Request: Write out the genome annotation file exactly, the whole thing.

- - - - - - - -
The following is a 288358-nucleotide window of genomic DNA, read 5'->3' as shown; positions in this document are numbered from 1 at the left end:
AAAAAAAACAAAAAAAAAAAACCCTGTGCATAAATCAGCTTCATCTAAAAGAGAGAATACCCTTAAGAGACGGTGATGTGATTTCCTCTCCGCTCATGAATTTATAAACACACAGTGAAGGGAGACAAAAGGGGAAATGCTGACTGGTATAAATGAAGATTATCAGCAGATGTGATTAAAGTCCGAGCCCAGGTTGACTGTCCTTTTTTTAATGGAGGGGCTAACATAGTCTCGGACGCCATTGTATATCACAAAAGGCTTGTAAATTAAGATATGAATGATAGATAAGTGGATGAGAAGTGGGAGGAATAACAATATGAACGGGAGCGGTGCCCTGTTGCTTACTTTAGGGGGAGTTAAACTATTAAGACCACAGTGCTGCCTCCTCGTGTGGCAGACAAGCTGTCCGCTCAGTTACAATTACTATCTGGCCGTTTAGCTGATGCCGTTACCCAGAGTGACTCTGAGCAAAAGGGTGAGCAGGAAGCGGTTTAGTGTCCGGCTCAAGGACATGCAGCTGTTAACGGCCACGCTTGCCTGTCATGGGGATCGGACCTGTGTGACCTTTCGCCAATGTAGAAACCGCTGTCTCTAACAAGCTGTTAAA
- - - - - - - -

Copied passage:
The following is a 288358-nucleotide window of genomic DNA, read 5'->3' as shown; positions in this document are numbered from 1 at the left end:
AAAAAAAACAAAAAAAAAAAACCCTGTGCATAAATCAGCTTCATCTAAAAGAGAGAATACCCTTAAGAGACGGTGATGTGATTTCCTCTCCGCTCATGAATTTATAAACACACAGTGAAGGGAGACAAAAGGGGAAATGCTGACTGGTATAAATGAAGATTATCAGCAGATGTGATTAAAGTCCGAGCCCAGGTTGACTGTCCTTTTTTTAATGGAGGGGCTAACATAGTCTCGGACGCCATTGTATATCACAAAAGGCTTGTAAATTAAGATATGAATGATAGATAAGTGGATGAGAAGTGGGAGGAATAACAATATGAACGGGAGCGGTGCCCTGTTGCTTACTTTAGGGGGAGTTAAACTATTAAGACCACAGTGCTGCCTCCTCGTGTGGCAGACAAGCTGTCCGCTCAGTTACAATTACTATCTGGCCGTTTAGCTGATGCCGTTACCCAGAGTGACTCTGAGCAAAAGGGTGAGCAGGAAGCGGTTTAGTGTCCGGCTCAAGGACATGCAGCTGTTAACGGCCACGCTTGCCTGTCATGGGGATCGGACCTGTGTGACCTTTCGCCAATGTAGAAACCGCTGTCTCTAACAAGCTGTTAAA